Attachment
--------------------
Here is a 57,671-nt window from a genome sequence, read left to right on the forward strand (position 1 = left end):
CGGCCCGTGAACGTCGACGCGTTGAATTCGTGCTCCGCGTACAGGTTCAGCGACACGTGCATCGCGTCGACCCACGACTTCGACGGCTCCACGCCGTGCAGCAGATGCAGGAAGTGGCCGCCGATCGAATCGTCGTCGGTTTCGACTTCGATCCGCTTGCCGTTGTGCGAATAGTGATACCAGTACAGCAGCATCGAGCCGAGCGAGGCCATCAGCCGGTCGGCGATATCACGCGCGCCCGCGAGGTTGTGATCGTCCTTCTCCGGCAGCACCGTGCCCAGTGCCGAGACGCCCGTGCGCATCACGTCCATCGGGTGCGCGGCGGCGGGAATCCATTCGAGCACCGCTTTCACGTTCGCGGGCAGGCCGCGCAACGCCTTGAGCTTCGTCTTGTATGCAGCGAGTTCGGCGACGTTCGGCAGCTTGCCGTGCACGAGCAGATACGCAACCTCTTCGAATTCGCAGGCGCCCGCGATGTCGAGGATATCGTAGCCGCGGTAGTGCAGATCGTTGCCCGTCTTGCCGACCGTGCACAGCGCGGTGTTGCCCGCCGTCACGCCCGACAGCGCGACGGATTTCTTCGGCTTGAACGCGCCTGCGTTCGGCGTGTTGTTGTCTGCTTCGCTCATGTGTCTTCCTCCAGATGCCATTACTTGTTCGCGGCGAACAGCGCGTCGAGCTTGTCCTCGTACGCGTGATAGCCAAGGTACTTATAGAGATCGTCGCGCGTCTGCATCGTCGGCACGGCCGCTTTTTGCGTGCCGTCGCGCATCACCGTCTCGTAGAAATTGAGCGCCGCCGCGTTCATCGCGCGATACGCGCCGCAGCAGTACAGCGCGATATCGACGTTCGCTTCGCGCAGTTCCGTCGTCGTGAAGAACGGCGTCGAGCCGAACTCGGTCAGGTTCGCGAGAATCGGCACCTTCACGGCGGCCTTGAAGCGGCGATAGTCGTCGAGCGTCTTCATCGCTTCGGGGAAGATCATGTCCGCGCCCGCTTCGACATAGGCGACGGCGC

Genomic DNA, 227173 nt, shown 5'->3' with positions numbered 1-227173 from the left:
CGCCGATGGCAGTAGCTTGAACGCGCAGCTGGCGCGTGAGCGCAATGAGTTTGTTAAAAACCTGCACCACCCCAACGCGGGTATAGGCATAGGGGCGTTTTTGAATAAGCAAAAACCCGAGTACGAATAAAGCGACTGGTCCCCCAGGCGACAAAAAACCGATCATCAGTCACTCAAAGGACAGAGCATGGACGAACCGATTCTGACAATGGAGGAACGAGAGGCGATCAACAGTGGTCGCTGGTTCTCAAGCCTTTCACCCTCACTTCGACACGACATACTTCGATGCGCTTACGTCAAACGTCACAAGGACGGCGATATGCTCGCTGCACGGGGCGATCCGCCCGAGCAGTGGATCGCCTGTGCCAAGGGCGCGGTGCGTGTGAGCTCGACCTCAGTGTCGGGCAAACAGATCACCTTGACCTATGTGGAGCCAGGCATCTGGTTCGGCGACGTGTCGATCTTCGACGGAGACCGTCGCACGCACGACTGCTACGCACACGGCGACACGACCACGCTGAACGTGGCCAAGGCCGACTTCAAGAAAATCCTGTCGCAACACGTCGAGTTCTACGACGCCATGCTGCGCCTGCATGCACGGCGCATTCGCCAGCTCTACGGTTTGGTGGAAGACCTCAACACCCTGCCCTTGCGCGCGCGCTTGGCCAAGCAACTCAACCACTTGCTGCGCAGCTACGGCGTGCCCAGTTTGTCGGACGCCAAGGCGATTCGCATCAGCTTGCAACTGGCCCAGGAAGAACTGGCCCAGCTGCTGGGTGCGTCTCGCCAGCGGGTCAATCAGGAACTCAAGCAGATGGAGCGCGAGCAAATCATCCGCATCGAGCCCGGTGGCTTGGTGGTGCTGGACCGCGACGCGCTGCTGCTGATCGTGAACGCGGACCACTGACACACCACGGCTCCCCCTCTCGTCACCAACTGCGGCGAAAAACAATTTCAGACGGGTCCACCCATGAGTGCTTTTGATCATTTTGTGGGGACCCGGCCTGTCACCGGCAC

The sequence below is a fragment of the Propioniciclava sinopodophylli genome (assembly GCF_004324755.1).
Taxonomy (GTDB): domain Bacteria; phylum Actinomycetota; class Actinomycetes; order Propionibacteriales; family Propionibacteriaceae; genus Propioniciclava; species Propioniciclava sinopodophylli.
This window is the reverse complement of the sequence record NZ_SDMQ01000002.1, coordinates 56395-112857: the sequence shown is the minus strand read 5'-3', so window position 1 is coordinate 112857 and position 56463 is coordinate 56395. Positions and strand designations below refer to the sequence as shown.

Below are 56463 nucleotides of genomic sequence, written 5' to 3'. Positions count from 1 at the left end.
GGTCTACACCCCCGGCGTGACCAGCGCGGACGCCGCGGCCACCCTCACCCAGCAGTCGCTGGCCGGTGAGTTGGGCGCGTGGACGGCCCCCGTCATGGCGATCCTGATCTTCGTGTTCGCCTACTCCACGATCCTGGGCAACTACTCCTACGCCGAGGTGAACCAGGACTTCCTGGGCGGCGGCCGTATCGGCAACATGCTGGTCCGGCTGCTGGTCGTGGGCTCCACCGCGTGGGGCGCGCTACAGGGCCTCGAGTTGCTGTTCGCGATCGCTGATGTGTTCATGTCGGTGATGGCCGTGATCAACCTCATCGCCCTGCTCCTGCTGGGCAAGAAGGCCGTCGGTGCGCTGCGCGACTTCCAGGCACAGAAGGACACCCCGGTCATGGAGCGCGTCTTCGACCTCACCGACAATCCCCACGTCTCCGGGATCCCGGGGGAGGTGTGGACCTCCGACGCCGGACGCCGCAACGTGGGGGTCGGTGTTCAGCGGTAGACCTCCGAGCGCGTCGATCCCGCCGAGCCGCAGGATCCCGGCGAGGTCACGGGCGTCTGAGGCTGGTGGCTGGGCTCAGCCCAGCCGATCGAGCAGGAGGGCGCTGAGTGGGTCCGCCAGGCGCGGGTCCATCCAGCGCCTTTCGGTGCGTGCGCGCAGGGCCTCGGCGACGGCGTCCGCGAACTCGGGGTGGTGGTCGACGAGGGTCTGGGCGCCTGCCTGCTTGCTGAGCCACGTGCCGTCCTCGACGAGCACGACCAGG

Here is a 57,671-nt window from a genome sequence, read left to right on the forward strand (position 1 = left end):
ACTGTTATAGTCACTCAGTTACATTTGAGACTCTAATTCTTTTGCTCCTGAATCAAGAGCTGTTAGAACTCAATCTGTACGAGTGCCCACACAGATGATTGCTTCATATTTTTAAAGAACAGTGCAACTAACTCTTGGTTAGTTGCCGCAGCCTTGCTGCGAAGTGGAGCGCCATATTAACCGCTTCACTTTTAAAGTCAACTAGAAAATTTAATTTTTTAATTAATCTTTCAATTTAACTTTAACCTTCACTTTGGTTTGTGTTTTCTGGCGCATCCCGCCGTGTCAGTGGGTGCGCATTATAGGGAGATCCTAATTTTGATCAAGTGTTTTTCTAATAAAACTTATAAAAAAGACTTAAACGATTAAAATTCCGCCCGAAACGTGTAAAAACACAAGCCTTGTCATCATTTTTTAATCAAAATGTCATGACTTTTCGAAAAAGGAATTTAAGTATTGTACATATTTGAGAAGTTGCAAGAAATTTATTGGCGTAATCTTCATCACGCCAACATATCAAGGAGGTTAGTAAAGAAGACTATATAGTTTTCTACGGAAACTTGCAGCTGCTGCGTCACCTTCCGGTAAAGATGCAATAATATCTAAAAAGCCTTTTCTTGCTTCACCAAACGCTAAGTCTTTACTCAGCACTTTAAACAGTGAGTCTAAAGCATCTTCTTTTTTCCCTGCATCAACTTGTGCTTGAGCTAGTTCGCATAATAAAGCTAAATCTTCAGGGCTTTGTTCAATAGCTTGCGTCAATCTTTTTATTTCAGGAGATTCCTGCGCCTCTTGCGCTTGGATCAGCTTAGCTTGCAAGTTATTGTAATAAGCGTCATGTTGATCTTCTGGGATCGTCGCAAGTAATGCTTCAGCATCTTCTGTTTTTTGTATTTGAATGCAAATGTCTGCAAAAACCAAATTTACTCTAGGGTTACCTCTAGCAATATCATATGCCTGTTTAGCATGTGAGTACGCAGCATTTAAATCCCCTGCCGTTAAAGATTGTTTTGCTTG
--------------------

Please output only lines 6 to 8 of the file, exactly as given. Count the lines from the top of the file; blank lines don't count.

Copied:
Taxonomy (GTDB): domain Bacteria; phylum Actinomycetota; class Actinomycetes; order Propionibacteriales; family Propionibacteriaceae; genus Propioniciclava; species Propioniciclava sinopodophylli.
This window is the reverse complement of the sequence record NZ_SDMQ01000002.1, coordinates 56395-112857: the sequence shown is the minus strand read 5'-3', so window position 1 is coordinate 112857 and position 56463 is coordinate 56395. Positions and strand designations below refer to the sequence as shown.

Below are 56463 nucleotides of genomic sequence, written 5' to 3'. Positions count from 1 at the left end.